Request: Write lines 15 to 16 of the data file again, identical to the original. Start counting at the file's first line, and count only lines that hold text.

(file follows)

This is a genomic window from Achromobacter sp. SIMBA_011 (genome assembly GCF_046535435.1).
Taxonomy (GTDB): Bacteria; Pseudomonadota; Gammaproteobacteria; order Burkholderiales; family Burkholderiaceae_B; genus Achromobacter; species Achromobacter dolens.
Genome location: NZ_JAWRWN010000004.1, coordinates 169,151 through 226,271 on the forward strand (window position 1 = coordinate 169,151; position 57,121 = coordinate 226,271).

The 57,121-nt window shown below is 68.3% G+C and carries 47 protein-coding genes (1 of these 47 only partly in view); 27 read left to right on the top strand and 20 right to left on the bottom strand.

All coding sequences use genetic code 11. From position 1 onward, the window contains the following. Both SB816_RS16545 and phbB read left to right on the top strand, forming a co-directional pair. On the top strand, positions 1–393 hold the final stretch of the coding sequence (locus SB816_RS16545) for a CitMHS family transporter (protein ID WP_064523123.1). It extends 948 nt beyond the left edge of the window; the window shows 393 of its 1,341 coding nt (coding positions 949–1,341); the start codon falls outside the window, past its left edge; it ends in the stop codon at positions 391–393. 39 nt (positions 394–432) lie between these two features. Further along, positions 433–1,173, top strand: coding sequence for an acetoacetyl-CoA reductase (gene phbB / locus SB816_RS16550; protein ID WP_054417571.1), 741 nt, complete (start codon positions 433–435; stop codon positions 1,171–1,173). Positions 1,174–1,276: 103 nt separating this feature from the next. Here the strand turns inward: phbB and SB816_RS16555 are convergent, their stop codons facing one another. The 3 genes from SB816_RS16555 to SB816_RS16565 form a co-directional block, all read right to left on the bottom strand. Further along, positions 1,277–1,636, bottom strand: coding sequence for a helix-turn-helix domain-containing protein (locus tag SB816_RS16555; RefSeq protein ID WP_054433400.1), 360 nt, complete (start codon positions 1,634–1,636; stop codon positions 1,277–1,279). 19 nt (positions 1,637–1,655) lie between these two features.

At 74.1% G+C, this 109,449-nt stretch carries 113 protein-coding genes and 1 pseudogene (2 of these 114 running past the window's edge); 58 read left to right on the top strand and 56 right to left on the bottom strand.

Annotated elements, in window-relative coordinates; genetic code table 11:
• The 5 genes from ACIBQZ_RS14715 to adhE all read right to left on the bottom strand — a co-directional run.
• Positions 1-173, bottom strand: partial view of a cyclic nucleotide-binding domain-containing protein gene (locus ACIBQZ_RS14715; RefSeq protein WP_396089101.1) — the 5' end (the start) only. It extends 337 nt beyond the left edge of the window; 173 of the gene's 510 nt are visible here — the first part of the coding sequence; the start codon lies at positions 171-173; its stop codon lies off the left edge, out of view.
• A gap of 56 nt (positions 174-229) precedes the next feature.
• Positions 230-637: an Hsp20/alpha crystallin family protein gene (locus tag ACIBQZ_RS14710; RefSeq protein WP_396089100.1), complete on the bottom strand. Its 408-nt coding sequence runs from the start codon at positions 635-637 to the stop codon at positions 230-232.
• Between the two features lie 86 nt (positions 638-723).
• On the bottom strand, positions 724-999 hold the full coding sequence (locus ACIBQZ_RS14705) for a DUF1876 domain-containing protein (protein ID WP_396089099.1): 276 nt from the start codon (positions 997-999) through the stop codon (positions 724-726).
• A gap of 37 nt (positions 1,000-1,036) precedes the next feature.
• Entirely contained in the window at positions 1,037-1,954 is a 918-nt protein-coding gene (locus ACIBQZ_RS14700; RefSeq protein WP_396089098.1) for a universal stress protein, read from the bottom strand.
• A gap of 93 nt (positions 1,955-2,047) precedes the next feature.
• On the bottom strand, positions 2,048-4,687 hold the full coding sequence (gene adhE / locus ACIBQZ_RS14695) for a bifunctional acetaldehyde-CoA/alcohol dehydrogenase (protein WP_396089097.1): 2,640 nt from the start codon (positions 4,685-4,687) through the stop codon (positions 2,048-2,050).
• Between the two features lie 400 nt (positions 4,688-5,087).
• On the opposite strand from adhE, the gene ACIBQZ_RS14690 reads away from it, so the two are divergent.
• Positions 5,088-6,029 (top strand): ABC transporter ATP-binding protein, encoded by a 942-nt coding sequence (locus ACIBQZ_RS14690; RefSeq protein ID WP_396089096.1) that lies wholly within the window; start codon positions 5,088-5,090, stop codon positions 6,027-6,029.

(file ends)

• Entirely contained in the window at positions 1,037-1,954 is a 918-nt protein-coding gene (locus ACIBQZ_RS14700; RefSeq protein WP_396089098.1) for a universal stress protein, read from the bottom strand.
• A gap of 93 nt (positions 1,955-2,047) precedes the next feature.